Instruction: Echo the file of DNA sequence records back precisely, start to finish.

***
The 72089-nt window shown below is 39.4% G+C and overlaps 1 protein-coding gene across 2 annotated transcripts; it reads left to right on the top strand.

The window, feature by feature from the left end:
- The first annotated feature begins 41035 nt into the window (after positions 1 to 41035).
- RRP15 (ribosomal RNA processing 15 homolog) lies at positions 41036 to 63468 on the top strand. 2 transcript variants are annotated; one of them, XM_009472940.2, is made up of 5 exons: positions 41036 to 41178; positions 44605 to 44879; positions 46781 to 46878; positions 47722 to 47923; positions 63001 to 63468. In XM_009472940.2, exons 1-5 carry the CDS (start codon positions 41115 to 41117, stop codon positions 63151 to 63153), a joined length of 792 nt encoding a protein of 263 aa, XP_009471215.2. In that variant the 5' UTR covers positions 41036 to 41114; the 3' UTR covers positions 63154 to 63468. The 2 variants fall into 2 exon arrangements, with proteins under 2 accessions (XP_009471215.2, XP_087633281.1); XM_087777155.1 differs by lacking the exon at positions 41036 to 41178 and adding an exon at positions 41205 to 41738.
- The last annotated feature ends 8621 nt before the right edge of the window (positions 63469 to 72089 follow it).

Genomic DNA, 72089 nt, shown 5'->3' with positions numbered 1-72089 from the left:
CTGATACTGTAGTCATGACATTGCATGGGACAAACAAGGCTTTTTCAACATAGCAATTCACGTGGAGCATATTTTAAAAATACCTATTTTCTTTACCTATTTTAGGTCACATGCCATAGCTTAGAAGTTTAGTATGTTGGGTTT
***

The 72089-nt window shown below is 39.4% G+C and overlaps 1 protein-coding gene across 2 annotated transcripts; it reads left to right on the top strand.

The window, feature by feature from the left end:
- The first annotated feature begins 41035 nt into the window (after positions 1 to 41035).
- RRP15 (ribosomal RNA processing 15 homolog) lies at positions 41036 to 63468 on the top strand. 2 transcript variants are annotated; one of them, XM_009472940.2, is made up of 5 exons: positions 41036 to 41178; positions 44605 to 44879; positions 46781 to 46878; positions 47722 to 47923; positions 63001 to 63468. In XM_009472940.2, exons 1-5 carry the CDS (start codon positions 41115 to 41117, stop codon positions 63151 to 63153), a joined length of 792 nt encoding a protein of 263 aa, XP_009471215.2. In that variant the 5' UTR covers positions 41036 to 41114; the 3' UTR covers positions 63154 to 63468. The 2 variants fall into 2 exon arrangements, with proteins under 2 accessions (XP_009471215.2, XP_087633281.1); XM_087777155.1 differs by lacking the exon at positions 41036 to 41178 and adding an exon at positions 41205 to 41738.
- The last annotated feature ends 8621 nt before the right edge of the window (positions 63469 to 72089 follow it).

Genomic DNA, 72089 nt, shown 5'->3' with positions numbered 1-72089 from the left:
CTGATACTGTAGTCATGACATTGCATGGGACAAACAAGGCTTTTTCAACATAGCAATTCACGTGGAGCATATTTTAAAAATACCTATTTTCTTTACCTATTTTAGGTCACATGCCATAGCTTAGAAGTTTAGTATGTTGGGTTT